The Balanced Scorecard
With planning season in full swing, credit unions are establishing future goals and determining how to attain them. To translate their strategies into action, many top credit unions utilize a balanced scorecard, a management tool that helps to identify the key drivers of credit union success, establish specific goals, and measure progress throughout the year.
The balanced scorecard framework helps to link a credit union’s strategy with the day-to-day business activities. A well-designed balanced scorecard ensures that the business model and daily operations are properly aligned with the credit union’s goals.
Designing A Unique Scorecard
As the name would suggest, a Balanced Scorecard seeks to “balance” or assign the appropriate level of focus and attention to the key areas of a credit union’s operations. Developed by Robert Kaplan and David Norton, the traditional balanced scorecard identifies four broad themes that should be measured (see below). However, the scorecard can be adapted to fit the unique needs of any credit union.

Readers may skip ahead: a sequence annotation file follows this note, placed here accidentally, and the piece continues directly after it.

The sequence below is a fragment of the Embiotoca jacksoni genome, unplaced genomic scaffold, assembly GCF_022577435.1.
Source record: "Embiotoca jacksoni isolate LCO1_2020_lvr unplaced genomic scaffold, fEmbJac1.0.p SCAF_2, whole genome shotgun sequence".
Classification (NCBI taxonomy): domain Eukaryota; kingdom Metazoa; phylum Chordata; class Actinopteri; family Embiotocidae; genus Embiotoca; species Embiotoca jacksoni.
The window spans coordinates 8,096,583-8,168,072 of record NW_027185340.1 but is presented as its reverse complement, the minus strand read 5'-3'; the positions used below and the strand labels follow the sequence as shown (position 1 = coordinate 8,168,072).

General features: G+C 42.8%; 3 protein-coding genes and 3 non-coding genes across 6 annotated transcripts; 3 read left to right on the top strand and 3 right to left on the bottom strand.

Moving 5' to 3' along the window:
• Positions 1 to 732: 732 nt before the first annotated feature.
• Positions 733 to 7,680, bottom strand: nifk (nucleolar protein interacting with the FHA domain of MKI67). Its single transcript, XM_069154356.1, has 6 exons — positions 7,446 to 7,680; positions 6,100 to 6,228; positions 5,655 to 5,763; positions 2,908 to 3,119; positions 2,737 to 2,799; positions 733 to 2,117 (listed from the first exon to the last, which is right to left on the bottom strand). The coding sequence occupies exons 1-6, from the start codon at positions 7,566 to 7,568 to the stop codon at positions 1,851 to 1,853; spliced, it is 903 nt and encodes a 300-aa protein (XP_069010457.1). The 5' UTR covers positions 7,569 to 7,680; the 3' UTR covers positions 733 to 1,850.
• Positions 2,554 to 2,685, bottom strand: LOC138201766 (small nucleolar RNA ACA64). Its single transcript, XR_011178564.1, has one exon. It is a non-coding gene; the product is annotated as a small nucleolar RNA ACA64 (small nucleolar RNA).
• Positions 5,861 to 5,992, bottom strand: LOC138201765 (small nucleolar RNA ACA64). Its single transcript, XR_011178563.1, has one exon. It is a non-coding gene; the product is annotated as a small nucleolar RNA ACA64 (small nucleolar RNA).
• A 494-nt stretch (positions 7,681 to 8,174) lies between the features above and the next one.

Whereas the categories themselves are rather broad and general, the specific metrics that a credit union establishes are unique to the credit union. Effective balanced scorecard’s identify specific metrics that are aligned with the credit union’s overall strategy. Below are examples of specific examples of key metrics.
The Traditional Balanced Scorecard and Selected Metrics
The Big Challenge: Implementation
The challenge that most credit unions face is with the actual implementation of the balanced scorecard. There are several issues that can prove challenging:
- Establishing the framework that will lead to desired results.
- Defining the appropriate measurements that support the strategy and drive results
- Ensuring that the metrics can be quantified; qualitative metrics, while necessary at times, are less effective yardsticks
- Communicating the balanced scorecard to staff and aligning their efforts to ensure successful results